THE RIGHT BUDGET FOR YOUR SMALL BUSINESS
According to the U.S. Small Business Association, new or start-up businesses spend 3 to 5 percent of their yearly revenue on marketing. Want to know how your budget stacks up?
You know better than anyone that your business is unique and only you know what type of budget is best for your business. But finding the balance between strategy and spend is not a cookie cutter technique. Here are a few things to consider when setting your marketing budget.
SETTING A MARKETING BUDGET
There are so many pieces to the marketing puzzle that there are libraries of books about it. But you don’t have to be a professional to know what’s best for your business. When setting your marketing budget, here’s the best place to begin.
Consider Your Industry
If your company is in a highly competitive industry (like real estate, restaurants or insurance) the price of marketing is inherently going to be higher. Just because there is more a competitive atmosphere, doesn’t mean spending more money is the best tactic – being strategic and creative with your internal sales team or your agency partners is important. You need to use the marketing money you have to create smarter strategies.
Use Google’s Keyword Planner Tool
Understand the Innovation Adoption Curve
Understanding how the general public is going to perceive your business and services is an important piece to your overall strategy. The Diffusion of Innovation Theory describes how new and innovative ideas are, or are not, accepted by groups and cultures. It points out that there are 5 stages for a new idea to be accepted. Those groups are:
- Early Adopters
- Early Majority
- Late Majority
Understanding this theory can have a big impact on how you present your business to consumers – especially if your idea is new. Some people don’t jump on the bandwagon as quickly as others. What this means for you is that you not only have to sell to the innovators (risk-takers, highly educated, prosperous) but also to the laggards (more traditional, less socially active, difficult to change), and everyone in-between. Depending on where in the curve your business, you will have to save more of your budget for education and awareness strategies.
CONSIDER YOUR TARGET DEMOGRAPHIC
Defining your demographic means that you are pinpointing your ideal client – that person who needs your product or service and is willing to pay for it. You can then target your specific demographic and spend more money relaying your brand message to those who are more likely to engage with and buy from your website or storefront.
Marketing Budgets Differ Based on the People You Target
The right tactics and strategies will help you connect with different demographics. Your budget will vary depending on those tactics.
An example of targeting by demographic is with television day parting. This means that you can purchase TV Ad space during different parts of the day or even days of the week. Just think about the types of people who are watching the 4:00 News and then the types of people who are watching the Primetime comedy blocks. Some TV audiences are more expensive to target and your budget needs to consider that.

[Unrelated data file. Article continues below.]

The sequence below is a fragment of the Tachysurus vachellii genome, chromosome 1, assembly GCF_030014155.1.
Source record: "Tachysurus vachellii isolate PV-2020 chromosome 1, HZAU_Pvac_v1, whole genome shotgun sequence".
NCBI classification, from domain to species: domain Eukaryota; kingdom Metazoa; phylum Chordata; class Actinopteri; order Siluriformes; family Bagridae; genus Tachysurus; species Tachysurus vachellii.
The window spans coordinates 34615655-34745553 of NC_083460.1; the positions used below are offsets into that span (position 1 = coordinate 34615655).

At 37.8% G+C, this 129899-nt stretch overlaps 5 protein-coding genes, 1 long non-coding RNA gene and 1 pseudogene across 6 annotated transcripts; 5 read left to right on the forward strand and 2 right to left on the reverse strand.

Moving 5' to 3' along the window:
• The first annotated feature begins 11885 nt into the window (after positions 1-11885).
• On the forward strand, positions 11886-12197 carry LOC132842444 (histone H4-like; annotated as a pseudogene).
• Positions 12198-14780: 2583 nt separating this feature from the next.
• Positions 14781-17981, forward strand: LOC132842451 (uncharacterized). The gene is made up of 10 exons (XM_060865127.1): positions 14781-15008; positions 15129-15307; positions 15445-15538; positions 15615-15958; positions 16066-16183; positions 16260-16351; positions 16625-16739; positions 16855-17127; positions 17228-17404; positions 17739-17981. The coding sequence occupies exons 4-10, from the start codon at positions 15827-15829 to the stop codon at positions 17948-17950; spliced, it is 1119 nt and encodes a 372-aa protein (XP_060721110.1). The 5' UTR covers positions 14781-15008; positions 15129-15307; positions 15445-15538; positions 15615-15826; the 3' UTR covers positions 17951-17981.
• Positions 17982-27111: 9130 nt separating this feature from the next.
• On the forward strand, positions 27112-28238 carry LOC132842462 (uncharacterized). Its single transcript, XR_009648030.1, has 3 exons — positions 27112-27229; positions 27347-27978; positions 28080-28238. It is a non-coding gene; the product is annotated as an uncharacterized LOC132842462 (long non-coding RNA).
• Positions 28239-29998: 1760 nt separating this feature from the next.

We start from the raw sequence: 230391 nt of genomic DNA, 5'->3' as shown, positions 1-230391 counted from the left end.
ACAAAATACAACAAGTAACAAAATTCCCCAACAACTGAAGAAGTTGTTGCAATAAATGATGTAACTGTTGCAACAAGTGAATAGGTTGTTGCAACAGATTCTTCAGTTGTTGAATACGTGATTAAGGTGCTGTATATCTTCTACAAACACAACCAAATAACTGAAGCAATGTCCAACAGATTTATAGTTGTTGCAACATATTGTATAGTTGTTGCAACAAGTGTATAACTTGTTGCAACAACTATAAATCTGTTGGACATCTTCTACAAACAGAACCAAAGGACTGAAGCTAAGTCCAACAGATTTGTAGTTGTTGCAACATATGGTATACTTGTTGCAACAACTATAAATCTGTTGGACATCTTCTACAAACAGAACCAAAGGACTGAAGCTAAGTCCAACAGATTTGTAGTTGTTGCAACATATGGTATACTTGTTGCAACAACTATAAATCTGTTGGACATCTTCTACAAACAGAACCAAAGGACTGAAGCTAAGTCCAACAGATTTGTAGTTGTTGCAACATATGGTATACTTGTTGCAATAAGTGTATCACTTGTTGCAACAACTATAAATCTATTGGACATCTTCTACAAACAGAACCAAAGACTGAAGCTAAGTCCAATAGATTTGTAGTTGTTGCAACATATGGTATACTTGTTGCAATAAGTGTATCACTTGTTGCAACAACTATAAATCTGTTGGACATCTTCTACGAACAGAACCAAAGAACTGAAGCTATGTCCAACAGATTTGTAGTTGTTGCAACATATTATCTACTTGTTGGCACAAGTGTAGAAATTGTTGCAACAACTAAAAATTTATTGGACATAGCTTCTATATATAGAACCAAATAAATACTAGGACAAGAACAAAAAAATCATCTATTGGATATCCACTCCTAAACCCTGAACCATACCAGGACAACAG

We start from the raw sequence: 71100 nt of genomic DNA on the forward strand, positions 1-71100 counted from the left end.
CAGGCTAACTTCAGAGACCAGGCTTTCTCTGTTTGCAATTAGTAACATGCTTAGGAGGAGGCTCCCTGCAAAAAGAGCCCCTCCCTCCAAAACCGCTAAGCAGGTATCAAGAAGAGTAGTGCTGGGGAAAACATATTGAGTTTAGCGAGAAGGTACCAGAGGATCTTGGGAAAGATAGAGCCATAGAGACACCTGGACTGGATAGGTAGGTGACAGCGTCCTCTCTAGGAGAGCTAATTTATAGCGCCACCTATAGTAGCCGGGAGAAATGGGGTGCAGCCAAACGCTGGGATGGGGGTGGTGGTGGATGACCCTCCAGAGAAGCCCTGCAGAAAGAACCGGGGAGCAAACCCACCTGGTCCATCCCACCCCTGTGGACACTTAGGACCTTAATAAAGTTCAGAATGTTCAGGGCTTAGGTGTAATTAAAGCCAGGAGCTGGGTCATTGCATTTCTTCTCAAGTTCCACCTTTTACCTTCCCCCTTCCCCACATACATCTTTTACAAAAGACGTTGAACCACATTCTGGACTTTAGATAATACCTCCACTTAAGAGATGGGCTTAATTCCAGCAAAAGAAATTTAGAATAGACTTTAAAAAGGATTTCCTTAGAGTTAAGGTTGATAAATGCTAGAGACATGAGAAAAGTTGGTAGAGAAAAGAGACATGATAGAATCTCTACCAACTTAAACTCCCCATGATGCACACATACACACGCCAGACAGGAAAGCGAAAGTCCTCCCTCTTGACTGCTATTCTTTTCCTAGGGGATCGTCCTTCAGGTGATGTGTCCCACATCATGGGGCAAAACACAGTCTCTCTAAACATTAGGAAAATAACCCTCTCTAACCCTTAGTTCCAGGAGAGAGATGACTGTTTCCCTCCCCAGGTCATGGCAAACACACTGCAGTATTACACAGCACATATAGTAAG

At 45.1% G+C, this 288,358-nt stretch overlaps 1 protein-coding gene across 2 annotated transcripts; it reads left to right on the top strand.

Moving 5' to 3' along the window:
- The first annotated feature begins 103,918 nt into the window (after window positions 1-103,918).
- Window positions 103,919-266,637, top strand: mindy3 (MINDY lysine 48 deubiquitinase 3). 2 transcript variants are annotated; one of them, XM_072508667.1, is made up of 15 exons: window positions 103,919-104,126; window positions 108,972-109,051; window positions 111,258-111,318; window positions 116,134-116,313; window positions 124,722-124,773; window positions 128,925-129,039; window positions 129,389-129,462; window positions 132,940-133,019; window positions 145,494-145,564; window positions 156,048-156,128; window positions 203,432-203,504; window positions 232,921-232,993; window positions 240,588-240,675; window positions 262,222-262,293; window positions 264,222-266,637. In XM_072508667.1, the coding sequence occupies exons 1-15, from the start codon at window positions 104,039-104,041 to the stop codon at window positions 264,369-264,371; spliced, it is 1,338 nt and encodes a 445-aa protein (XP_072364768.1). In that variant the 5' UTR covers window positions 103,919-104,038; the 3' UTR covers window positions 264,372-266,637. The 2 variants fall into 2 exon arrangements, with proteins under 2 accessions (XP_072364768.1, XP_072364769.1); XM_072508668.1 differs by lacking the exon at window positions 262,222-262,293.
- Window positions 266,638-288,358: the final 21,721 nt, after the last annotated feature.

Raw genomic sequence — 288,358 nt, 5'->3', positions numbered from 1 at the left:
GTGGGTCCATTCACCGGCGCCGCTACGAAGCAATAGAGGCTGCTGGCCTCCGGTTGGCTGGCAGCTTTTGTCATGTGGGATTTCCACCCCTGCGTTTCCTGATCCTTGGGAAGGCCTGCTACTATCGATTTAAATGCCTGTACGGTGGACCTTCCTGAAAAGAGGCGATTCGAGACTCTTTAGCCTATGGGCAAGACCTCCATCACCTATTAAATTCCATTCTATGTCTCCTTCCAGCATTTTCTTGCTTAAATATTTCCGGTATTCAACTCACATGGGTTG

Social media is another example but with the same story. The audiences that are most valuable to you, may also be the most expensive to target. Remarketing is a tool to help get around some of those costs but going directly to those who are looking for your products or services.
Overall, your budget is going to fluctuate based on your demographics – which might also change throughout the lifetime of your strategy as well.
CONSIDER YOUR LONG-TERM MARKETING GOALS
Your marketing goals (and consequently your budget) will probably change based on your business’ mission, objectives and strategies for achieving those.
When you’re marketing a brand new business or service, you’ll want to build out a forward-spending budget. This means you’ll spend more money upfront to help build name recognition and brand awareness. You spend a larger portion of your annual budget upfront, and then taper off when you start to see results. Marketing budgets must be seen as cyclical, not a monthly expense.
Seasonal Marketing Needs Different Budgeting Strategies
Some businesses are seasonal. Think snow cone machines, Christmas tree pop-ups, school supply stores, plant nurseries and garden centers. When sales are slow for these types of businesses (during the off-seasons), marketing and advertising budgets hold off. Instead, strategies are put in place that boosts engagement and sales once the busy seasons rolls back around. Just like other departments, marketing is prepping for the busy season. Reserving a budget for high times means that you can stay competitive when it’s the most important.
CONSIDER YOUR TEAM & MARKETING CAPABILITIES
Who is carrying out your marketing plans is also plays a key component to the strategy. This could be your in-house marketing specialist, an agency or a combination of the two.
Unless you have someone on your team who is a designer, developer, webmaster or social media coordinator, you’ll most likely need to depend on an agency like The Almost Agency to reach your marketing goals.
In-house collaboration is another option. If you are working with an agency, make sure they have a good working relationship with the sales and operations teams. This helps give your agency insight into how your business operates so they can create a strategy that aligns with business goals. Once your collaborators understand what you are all about, it becomes easier to build campaigns and strategies that integrate with your business model.
Setting a marketing budget is more than challenging. Identifying your business goals and how marketing can help achieve those takes time, talent and a little bit of elbow grease. Contact Buhv Designs for help in setting up strategies and a budget that works best for your business.